L.A. River Habitat Restoration: Where Will the Money Come From? | KCET
L.A. River Habitat Restoration: Where Will the Money Come From?
Nearly a decade in the making, the City of Los Angeles' efforts to revitalize the Los Angeles River hit a major turning point this week by getting the final plan for the city's river restoration approved by the Civil Works Review Board of the U.S. Army Corps of Engineers in Washington, D.C.
Mayor Eric Garcetti, along with long-standing river stakeholders from L.A., presented the recommended plan of Alternative 20, or RIVER Alternative (Riparian Integration via Varied Ecological Introduction), laid out in the $9.71-million Los Angeles River Ecosystem Restoration Feasibility Study initiated in 2006. The $1.3-billion plan will restore an 11-mile stretch of the Los Angeles River from Griffith Park to Downtown Los Angeles and will remove about six miles of concrete that will provide 80 acres of wetlands restoration, parkland creation while maintaining existing levels of flood risk management.
"We have reached a massive milestone in this ten year process, although we still have a lot of ways to go before people can actually see any changes," said Vicki Curry, a spokesperson for Mayor Garcetti.
More habitat restoration
Although the project has made great strides, a year-long process to secure funding from Congress awaits. The recommended plan will now go through a process of state and agency review before reaching the Army Corps' Chief of Engineers, Lt. Gen. Thomas Bostick, for his recommendation, and to Assistant Secretary of the Army, Jo-Ellen Darcy, for administrative review before being submitted to Congress in early 2016. Once authorized by Congress, the funding will be appropriated through the Water Resources Development Act (WRDA).
When the city will break ground is still too soon to tell, but the first phase -- known as Reach 6 in the study -- will include the restoration of riparian habitat and widening of the river at Taylor Yard, and confluence restoration at the Arroyo Seco watershed. "The first phase of construction has the greatest potential for removal of concrete in the river," said Curry in an email.
"There's a lot of worry about the cost but it's not going to be a $1.3-billion check written at once," said Jay Field, spokesman for the Los Angeles office of the Corps of Engineers. The funding will come incrementally as the city works towards getting funding from a number of sources as the plan rolls out, including local and state avenues, Curry said.
Although WRDA funds will take at least a year to secure, once the CWRB has approved the plan, Congress can immediately allocate funds for the pre-construction engineering and design stage of the plan, which is estimated to cost approximately $85 million. "We want to have the plans in place and ready to go so we can get started immediately on construction," Curry said. "The mayor has spoken to members of Congress and Senators and federal agencies all along the way, so things will be lined up and ready to go."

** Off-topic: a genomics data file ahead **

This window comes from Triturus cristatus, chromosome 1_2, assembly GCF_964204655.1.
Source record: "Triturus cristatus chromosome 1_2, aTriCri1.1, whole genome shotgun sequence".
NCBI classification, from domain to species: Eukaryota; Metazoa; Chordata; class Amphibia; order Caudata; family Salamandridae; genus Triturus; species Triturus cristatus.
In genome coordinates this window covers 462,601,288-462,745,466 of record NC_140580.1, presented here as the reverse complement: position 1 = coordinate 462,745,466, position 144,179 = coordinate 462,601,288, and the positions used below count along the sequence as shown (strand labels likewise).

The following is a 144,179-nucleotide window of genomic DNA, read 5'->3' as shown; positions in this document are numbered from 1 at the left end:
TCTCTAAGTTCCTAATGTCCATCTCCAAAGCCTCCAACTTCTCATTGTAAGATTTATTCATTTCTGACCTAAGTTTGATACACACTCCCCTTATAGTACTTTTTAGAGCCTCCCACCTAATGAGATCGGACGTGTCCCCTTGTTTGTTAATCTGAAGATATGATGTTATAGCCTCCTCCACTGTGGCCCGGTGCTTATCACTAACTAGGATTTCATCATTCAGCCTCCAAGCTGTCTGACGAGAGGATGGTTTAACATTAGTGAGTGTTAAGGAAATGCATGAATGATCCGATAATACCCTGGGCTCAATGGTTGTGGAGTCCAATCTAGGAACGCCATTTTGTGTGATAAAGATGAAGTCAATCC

One issue of debate has been the cost-share of the plan. This has moved Friends of the L.A. River (FoLAR) to launch a campaign to gain public support. "The campaign is to promote support among members of the community for the 50-50 split and to communicate that support to the Army Corps of Engineers during the state and agency review period," said Lewis MacAdams, president and founder of FoLAR.
The recommended plan offers two options -- it would have the city cost-sharing the project at 88% or 73%, possibly leaving the city to shoulder more than $1.18-billion of the cost. The 50-50 split was recommended by Darcy with the condition that the city would have to forgo reimbursement for any acquired real-estate relating to the project. It has also been suggested by Darcy that the federal funding could be brought to a more equitable cost share, details for which will continue to be refined during the review process.
As real-estate prices continue to climb in river-adjacent communities, the price for the parcels of land outlined in the project rise as well, making it the main factor for the increased cost of the plan. The Los Angeles Trailer and Container Intermodal Facility (LATC), also known as the Piggyback Yard -- a 125-acre Union Pacific yard and is the largest open space in the restoration plan -- has come at a big cost because it includes the relocation costs of Union Pacific's facilities in addition to the real estate costs. Taylor Yard is much easier because there's no relocating of facilities, said Field.
Curry and Field both said its too hard to tell how long it will take to complete the project -- it could perhaps take decades, Curry said.
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